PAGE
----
Many of us eagerly anticipated a visit from the Tooth Fairy as kids, enjoying the magic of tooth loss. Getting a second set of teeth in is an important part of our dental development. Our baby teeth create the foundation and make way for our adult molars. At Dr. Cindy Flanagan’s Houston dental practice, we’re very familiar with this process. We provide a wide array of general and cosmetic dentistry services to care for the wellbeing and beauty of your teeth. We also make ourselves available to answer any of your oral health questions. In the following blog, we answer the common query: “which animals lose their teeth?”
Baby Teeth Basics
Whether you’re learning about human or animal teeth, it’s important to understand why there are two sets. In her New York Times Science Section Q&A, C. Claiborne Ray explains: “baby teeth are more scientifically called deciduous teeth, because they are shed like leaves…mammals, with few exceptions, have two sets of teeth…the key to mammalian success is specialized teeth, for many different foods…two sets, often with different mixes of types, provide for even more adaptability.” Essentially, mammals’ teeth are suited to their particular circumstances, and babies have different needs from adults. Ray goes on: “when mammals are little and growing…the initial source of food is milk, and they do not need teeth at all…then, as the animal gets a full-sized jaw, it loses the baby teeth and the second set of teeth emerges for the adult diet.” As many animals (including humans) age, they trade in one set of teeth for another to better fit their foods.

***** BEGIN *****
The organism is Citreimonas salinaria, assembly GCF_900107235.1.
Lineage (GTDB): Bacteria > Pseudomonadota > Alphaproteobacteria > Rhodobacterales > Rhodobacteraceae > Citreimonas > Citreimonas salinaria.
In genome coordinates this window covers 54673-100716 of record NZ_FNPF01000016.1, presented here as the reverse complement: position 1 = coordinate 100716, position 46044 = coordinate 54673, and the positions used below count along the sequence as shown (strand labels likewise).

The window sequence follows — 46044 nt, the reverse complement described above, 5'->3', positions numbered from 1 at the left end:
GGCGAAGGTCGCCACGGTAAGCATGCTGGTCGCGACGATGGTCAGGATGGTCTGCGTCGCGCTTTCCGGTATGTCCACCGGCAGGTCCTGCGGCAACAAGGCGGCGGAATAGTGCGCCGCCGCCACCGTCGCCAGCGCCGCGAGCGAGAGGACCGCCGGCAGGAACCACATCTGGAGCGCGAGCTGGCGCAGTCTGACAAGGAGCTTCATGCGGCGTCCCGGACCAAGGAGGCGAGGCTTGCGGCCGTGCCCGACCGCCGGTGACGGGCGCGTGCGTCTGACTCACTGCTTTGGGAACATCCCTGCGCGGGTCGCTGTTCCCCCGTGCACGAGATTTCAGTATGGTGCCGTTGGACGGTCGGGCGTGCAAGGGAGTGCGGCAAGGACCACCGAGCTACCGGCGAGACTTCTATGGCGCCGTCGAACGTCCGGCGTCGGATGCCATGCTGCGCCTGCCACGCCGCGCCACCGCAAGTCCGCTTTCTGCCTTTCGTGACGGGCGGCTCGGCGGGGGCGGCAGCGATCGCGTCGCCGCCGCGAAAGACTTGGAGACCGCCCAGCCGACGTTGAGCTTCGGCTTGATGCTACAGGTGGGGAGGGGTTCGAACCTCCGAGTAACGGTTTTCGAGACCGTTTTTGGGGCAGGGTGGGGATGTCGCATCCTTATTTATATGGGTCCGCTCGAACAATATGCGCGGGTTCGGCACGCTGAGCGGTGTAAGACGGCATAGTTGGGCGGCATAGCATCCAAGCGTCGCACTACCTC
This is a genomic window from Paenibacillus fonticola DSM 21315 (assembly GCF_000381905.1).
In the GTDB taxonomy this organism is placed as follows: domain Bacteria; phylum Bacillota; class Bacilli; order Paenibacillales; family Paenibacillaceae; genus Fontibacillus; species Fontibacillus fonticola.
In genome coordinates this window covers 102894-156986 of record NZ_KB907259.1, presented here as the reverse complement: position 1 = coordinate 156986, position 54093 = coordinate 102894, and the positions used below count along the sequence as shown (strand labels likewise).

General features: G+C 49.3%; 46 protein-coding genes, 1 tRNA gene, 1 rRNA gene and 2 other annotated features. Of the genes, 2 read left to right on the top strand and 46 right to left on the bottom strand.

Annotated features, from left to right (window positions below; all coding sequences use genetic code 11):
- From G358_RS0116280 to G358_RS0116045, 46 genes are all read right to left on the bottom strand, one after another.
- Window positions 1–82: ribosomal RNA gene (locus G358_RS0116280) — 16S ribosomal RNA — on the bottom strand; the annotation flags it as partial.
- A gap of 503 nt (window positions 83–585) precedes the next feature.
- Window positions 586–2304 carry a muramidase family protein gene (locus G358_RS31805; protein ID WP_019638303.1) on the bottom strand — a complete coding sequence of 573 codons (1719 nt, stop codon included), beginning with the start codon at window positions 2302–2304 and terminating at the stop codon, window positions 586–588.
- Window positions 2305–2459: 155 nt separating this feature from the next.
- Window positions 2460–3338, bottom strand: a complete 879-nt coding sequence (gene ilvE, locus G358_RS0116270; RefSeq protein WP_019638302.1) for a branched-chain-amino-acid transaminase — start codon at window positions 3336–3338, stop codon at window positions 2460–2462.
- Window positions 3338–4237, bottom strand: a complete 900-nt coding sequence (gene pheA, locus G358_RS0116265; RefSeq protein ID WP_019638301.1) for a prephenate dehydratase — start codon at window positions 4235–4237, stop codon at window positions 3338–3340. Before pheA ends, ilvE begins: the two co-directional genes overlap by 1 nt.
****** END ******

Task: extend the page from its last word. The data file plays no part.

Feline Fangs and Canine Chompers
Our favorite household pets lose their teeth, just like us! Harmony Animal Hospital explains: “cats begin losing their baby teeth at around 12 weeks or three months…the average kitten will have lost all her baby teeth by between six and nine months.” Rather than hiding them under their kitty beds, kittens may “drop [their baby teeth] at odd times, including when the kitten is eating” and kitten owners may “expect to find tiny kitten crowns lodged in bedding, furniture, and rugs.” Similarly, the American Kennel Club describes: “at around four months of age—and it can vary from breed to breed and even from dog to dog—the 28 puppy teeth are replaced with 42 adult canine teeth, which include molars.”
Shark teeth are some of the most famous animal molars out there. While they don’t “lose” them in the way that we do, sharks do occasionally have teeth fall out. Wonderpolis notes: “unlike human teeth, shark teeth are not very strong and tend to fall out easily. It’s not a big deal for sharks, because they are constantly producing new teeth to replace the ones they lose. In fact, some sharks can have over 50,000 teeth over the course of their lives!” This is, again, an example of how adaptable teeth can be: since sharks chomp on prey all day, they need to constantly grow new teeth to survive.
These large, beautiful mammals have some of the most fascinating teeth of all. Earth Life explains that they “have the largest teeth in the world” and their “tusks are actually modified incisors.” Like most mammals, they also have different sets of teeth, but they have more than two! Super Beefy writes: “elephants, with their diet of coarse vegetation, have six sets of molars to last them through their long lives.” They must get lots of coins from the Tooth Fairy!
Do You Have More Toothy Questions?
Dr. Flanagan and our team are here to help you! Contact our Houston dental practice today to discover more and schedule your next appointment.